4 April 1945: 0928 at 51°31′ N., 10°18′ E, east of Hamburg, Germany, a Messerschmitt Me 262 A-1 Schwalbe twin-engine jet fighter shot down this B-24 with an R4M rocket.¹
The four-engine bomber was a Ford B-24M-10-FO Liberator, serial number 44-50838—a very long range heavy bomber assigned to the 714th Bombardment Squadron (Heavy), 448th Bombardment Group (Heavy), and based at RAF Seething (USAAF Station 146), Norwich, England.
No parachutes were seen.²
Germany surrendered 31 days after this photograph was taken.
¹ Ford B-24M-10-FO Liberator 44-50838 was shot down with an R4M rocket fired from a Messerschmitt Me 262 A-1 twin-engine jet fighter, flown by Oberleutnant Rudolf Rademacher of Gruppe II, Jagdgeschwader 7 (11./JG 7), based at Parchim, Germany. Rudi Rademacher was a veteran of more than 500 combat missions, credited with at least 97 victories (and as many as 126), including 16 four-engine heavy bombers.
² TDiA has been informed by his grandaughter that Radio Operator, Technical Sergeant Charles E. Cupp, Jr., did survive. He was able to escape from the doomed bomber through its bomb bay. He was captured and held as a Prisoner of War.
³ MISSING AIR CREW REPORT:
© 2018, Bryan R. Swopes
6 thoughts on “4 April 1945”
Radio Operator: Charles E Cupp Jr, Escaped the B-24M 44-50838 Via the Bomb bay doors, and opened his Parachute @ 2000 feet.
Crew from MACR report for the mission on 4/4/1945 for the above photo.
Pilot: Robert L. Mains
Co-Pilot: John E. LaRiviere
Navigator: Allan L. Lake
Observer-Top Turret: George S. Alexander
Engineer-Flight Deck: Frank S Merkovich
Radio Operator: Charles E Cupp Jr
Left Waist Gunner: Harry J. Allen
Nose Gunner Gunner: Charles H. Daman
Right Waist Gunner: Anthony C Villari
Tail Gunner: Stuart D. Van Deventer
Lt. Robert Mains was a pilot of a replacement crew that joined the 448th, 714th Sq in Sep 44.
Lt. Robert L. Mains (P)
Lt. Allen L. Lake (CP)
Lt. John B. Hankin Jr (N)
Lt. Jon W Johnson (B)
Cpl Charles E Cupp Jr
Cpl Harry G. Allen
Cpl Charles H Daman
Cpl Frank S Merkovich
Sgt. Antonio Munoz Jr
Cpl Anthony C Villari
were the crew members. (Changes may have been made)
This ship was a Ford-built B-24M, serial number 44-50838. She was shot down by a German Messerschmitt Me 262 (the first jet fighter ever used in aerial combat) on April 4th, 1945 by an R4M Air-to-air missile . Ed Chu was a tail gunner in the 448th and saw Charlies plane go down and thought for sure no one survived. But fortunately for Chuck (Charles E. Culp Jr.) he was able to jump out of the bomb bay doors and get his chute to open about 2000 feet above the ground for a safe landing even though he was captured by enemy forces.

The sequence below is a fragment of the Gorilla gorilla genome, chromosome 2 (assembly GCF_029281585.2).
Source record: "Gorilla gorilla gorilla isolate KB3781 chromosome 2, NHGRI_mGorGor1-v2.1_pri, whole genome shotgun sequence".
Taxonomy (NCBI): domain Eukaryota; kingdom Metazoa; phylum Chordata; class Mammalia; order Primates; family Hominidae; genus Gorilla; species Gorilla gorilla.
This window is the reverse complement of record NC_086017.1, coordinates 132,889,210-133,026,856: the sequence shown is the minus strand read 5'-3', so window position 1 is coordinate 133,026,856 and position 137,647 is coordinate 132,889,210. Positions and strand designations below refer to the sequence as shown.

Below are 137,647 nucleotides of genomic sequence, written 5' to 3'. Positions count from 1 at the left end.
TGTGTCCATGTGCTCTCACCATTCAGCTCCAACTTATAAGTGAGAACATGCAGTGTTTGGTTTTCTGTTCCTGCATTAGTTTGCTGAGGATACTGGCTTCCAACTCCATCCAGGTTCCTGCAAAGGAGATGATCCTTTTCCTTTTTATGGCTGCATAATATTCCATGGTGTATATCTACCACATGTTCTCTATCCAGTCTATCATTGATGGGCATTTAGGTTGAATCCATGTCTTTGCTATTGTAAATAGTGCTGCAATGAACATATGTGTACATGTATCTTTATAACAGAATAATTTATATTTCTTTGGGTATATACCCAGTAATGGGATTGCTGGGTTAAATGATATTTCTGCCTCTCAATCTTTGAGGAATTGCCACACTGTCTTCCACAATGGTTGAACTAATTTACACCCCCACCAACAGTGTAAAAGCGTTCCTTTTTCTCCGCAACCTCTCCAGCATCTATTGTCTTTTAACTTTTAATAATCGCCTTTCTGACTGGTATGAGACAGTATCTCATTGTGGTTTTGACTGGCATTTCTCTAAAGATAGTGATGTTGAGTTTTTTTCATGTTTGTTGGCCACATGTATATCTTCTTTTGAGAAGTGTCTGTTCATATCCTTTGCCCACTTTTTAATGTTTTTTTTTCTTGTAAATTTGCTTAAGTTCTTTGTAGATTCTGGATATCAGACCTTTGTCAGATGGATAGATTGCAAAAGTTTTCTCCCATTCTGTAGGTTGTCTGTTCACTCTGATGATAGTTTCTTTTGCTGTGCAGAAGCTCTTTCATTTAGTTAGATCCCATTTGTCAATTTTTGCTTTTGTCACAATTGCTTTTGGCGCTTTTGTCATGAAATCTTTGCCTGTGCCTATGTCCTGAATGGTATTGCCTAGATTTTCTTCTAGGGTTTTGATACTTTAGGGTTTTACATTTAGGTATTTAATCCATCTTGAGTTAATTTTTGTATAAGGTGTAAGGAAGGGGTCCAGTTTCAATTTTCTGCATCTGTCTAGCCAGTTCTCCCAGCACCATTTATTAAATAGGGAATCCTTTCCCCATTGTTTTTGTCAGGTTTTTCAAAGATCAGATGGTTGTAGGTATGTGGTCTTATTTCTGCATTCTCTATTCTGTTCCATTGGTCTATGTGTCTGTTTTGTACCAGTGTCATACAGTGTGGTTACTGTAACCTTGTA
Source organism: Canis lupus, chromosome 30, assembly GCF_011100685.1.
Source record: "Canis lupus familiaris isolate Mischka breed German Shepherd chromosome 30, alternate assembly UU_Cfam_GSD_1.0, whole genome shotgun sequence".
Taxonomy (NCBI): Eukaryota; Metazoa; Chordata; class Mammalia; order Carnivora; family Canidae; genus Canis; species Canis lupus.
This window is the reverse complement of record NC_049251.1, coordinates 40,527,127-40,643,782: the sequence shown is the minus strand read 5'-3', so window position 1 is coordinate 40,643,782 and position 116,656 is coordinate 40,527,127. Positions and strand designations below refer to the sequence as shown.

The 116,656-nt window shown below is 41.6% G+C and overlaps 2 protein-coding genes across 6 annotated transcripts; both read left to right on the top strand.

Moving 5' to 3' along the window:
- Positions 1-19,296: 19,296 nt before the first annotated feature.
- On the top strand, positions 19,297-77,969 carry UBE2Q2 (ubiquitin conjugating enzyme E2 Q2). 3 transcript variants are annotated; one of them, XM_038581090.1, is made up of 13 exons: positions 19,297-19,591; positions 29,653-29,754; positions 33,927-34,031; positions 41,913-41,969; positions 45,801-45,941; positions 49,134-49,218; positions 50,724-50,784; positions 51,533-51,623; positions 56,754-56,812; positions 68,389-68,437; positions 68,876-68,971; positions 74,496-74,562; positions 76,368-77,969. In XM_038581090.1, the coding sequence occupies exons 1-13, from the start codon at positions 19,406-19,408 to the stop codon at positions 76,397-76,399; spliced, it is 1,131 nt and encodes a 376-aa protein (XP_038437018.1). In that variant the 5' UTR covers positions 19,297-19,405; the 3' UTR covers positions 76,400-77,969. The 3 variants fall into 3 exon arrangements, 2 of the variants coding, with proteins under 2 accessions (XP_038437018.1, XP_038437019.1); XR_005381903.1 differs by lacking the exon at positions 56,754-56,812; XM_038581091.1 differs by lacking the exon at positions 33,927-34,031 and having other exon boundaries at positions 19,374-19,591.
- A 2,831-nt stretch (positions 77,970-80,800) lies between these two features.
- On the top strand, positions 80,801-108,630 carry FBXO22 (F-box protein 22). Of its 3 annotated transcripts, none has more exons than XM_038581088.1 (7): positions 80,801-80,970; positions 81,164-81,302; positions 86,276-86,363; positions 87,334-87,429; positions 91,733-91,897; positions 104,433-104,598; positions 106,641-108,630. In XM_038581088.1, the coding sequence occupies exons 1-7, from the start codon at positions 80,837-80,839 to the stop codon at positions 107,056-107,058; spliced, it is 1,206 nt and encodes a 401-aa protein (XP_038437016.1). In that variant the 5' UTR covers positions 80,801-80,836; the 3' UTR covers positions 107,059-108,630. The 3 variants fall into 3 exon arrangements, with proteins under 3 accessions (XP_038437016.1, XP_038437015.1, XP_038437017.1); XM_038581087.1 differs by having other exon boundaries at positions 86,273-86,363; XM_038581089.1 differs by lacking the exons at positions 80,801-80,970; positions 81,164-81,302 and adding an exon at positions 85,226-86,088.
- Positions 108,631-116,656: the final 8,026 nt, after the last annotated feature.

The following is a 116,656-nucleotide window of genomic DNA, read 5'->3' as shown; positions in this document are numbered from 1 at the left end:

History Credit to Harolds Tribute to the 448th: hqmc2.tripod.com/id6.html
Thanks for that information, Joolz.
Did you know? (You probably did) That there were no privates or corporals in combat bomber crews.
From: “Into the Fire” – Ploesti the most fateful mission of World War II – by Duane Schultz p.49.
“Pilots, Co-Pilots, Bombardiers, and Navigators were officers. The other six members of the usual 10 man crew, including the engineer, radioman and gunners were sergeants, even those fresh out of training school, for a reason relating to Hermann Goering, head of the Luftwaffe, who had been a fighter pilot during World War I.
Whatever his faults and excesses, and there were many, Goering had great respect for airmen. As a result, he personally saw to it that captured British and American airmen were held in Prisoner of War camps administered by the Luftwaffe, rather than those run by the German Army, or Gestapo. And he insisted that his camps provide better food and facilities than the camps for captured ground troops
In addition, the Luftwaffe provided differential treatment of prisoners by rank. Officers fared better than enlisted men sergeants better than privates or corporals. Consequently the U.S. Army Air Force decided that all enlisted men flying combat missions be made sergeants.
Did I read wrong, or were there 5 Corporals in the crew of that B-24 in the story?
No, you read correctly. That was while they were in training in the United States. Once deployed to Tthe ETO, they were promoted to sergeant, based on their aerial gunner specialty.
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